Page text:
Dreaming Zenzile

'Dreaming Zenzile' review — a simple yet stunning tribute to a singer's legacy

Gillian Russo
Gillian Russo

There's a line at the beginning of Dreaming Zenzile, the new musical about South African singer Miriam Makeba, that goes, "Your voice will continue the fight for freedom long after you're gone." Writer/performer Somi Kakoma proves this to be true. Her poetic retelling of the music pioneer's life is simple without being underwritten, hopeful without being kitschy, and celebratory of Makeba's music as well as her activism, leaving the audience inspired to continue her fight for justice and equity.

It's 2008; Obama has just been elected, and Makeba (Kakoma) is glowing with joy and energy. We're in Castel Volturno, Italy, watching her perform a concert. She'd retired years ago, she tells us, but makes exceptions for "very special causes" (in this case, a benefit for the families of South African migrants)  — "or very special money." But there's a not-so-subtle sense that this might really be her last performance, as a chorus of four ancestors appear around her, interrupting her performance to repeatedly insist, "It's time."

Indeed, Makeba died of a heart attack during that very concert in real life. But Dreaming Zenzile offers a much more satisfying, if no less sad, interpretation of that event. Makeba pushes back on the ancestors at first, saying she still has so much to give and fight for. But as they take her through her most formative memories, she arrives at a sense of peace and closure, recognizing the fullness of her life and how her voice will indeed outlive her.

An overarching subtlety makes this show work seamlessly. Lileana Blain-Cruz's light-handed direction and Marjani Forte-Saunders's simple but expressive choreography smooth out the transitions between concert snippets and memories so they're nearly unnoticeable, yet completely clear. The show's emotional shifts are just as effortless, from the joy of love to the pain of loss to the urgent anger of activism.

One moment, we see Makeba get mistreated by her first love; the next, we see her falling for her true love under the glow of sunlight (the gorgeous lighting design is by Yi Zhao). Shortly after celebrating the "sweet sound of American jazz" when she first arrives in New York, Makeba is shunned by both the U.S. and South African governments for releasing anti-apartheid music. The realm of her ancestors soon seems like her only true home left, as they remind her by only using her given first name, Zenzile.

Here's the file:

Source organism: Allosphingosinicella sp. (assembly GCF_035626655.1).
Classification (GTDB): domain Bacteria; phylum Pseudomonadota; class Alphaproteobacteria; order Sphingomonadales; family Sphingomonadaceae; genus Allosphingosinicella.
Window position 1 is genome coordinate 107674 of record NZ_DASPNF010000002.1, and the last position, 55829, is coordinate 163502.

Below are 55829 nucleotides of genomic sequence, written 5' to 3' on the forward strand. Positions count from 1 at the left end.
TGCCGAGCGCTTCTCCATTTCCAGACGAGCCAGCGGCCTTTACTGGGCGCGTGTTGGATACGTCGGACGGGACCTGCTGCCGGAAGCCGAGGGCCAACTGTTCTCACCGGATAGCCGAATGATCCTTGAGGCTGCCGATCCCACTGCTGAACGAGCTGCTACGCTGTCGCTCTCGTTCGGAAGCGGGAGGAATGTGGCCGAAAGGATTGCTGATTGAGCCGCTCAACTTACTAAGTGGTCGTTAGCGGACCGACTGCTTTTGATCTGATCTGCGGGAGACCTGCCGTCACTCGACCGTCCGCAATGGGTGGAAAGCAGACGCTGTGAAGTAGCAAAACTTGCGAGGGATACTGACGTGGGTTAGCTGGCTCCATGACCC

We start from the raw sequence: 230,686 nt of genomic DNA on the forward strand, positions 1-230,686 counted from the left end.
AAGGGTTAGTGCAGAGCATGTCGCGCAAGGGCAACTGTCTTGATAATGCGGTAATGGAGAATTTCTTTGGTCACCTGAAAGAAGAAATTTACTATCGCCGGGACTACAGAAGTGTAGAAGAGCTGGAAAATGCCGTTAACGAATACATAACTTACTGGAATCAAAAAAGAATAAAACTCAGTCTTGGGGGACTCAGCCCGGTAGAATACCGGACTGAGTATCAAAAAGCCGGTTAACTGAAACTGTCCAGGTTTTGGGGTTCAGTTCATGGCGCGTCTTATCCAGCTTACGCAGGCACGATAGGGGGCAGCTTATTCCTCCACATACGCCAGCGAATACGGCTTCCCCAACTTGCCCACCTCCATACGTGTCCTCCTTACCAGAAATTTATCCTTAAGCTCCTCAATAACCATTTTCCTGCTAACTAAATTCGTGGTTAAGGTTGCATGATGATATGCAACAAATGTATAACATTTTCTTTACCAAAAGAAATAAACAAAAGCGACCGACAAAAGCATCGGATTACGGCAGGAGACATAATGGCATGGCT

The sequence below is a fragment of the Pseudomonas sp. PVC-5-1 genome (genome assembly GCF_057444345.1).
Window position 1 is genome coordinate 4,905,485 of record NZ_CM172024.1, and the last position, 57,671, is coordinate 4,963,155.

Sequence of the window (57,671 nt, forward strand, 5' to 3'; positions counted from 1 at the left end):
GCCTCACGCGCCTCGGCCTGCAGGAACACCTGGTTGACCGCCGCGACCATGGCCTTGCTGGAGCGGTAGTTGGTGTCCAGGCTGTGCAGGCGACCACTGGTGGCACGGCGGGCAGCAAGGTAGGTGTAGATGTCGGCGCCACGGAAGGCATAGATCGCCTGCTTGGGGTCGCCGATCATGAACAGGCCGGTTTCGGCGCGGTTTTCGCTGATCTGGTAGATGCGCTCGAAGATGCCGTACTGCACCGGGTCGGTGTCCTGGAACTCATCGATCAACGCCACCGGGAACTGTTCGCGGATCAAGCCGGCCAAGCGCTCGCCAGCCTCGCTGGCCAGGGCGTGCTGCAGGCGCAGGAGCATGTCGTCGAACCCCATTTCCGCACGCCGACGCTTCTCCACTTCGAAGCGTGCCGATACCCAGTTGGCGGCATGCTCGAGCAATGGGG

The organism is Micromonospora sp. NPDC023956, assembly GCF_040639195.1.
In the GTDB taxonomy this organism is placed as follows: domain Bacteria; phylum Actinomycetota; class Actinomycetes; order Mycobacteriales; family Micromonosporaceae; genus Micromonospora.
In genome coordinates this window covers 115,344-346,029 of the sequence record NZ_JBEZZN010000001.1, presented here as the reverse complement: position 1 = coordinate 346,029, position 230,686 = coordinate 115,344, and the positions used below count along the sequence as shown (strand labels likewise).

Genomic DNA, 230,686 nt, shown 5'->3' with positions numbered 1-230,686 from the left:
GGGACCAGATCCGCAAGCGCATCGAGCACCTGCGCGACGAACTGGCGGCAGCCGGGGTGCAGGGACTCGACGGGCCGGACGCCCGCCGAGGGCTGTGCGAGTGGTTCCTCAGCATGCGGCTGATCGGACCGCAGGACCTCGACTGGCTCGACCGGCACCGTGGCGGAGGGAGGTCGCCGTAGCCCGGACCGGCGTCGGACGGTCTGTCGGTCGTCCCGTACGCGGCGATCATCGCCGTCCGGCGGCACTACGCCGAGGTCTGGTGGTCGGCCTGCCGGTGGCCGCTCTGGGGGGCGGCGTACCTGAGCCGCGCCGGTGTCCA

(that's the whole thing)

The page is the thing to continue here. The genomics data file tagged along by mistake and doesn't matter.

That said, Makeba's music, as sung by Kakoma, is utterly joyous throughout. Her energetic, upbeat anthems, like the opening "Iphindlela," will make you want to get up and dance in the aisles. And even her ballads about strife are so soulful that they still buoy the spirit, if only because we know that Makeba survived so much hardship and inspired so many. Kakoma's performance does the same; she's tender, honest, and utterly captivating to watch.

The chorus play multiple characters in addition to the ancestors, all very well. Phindi Wilson, as Makeba's mother among other characters, deserves special mention for her powerhouse voice that all but brings the roof of New York Theatre Workshop down. She and the ancestors sing traditional, prayerful African folk songs in between Makeba's songs, and Wilson's cries alone could shake the gods from the sky.

Dreaming Zenzile falters slightly in its second act, as the cycle between the concert and her ancestors' interruptions, her ancestors' chants, and Makeba's memories becomes somewhat redundant. Overall, though, this bio-musical is an excellent one that feels fresh amid the many others on Broadway and beyond right now. It respectfully and deeply honors its subject matter without lots of spectacle, allowing room for Makeba's spirit and calls to action to shine through.

Dreaming Zenzile is at New York Theatre Workshop through June 26. Get Dreaming Zenzile tickets on New York Theatre Guide.

Photo credit: Naledi Masilo, Phumzile Sojola, Somi Kakoma, Phindi Wilson and Aaron Marcellus in Dreaming Zenzile. (Photo by T. Charles Erickson)

Originally published on

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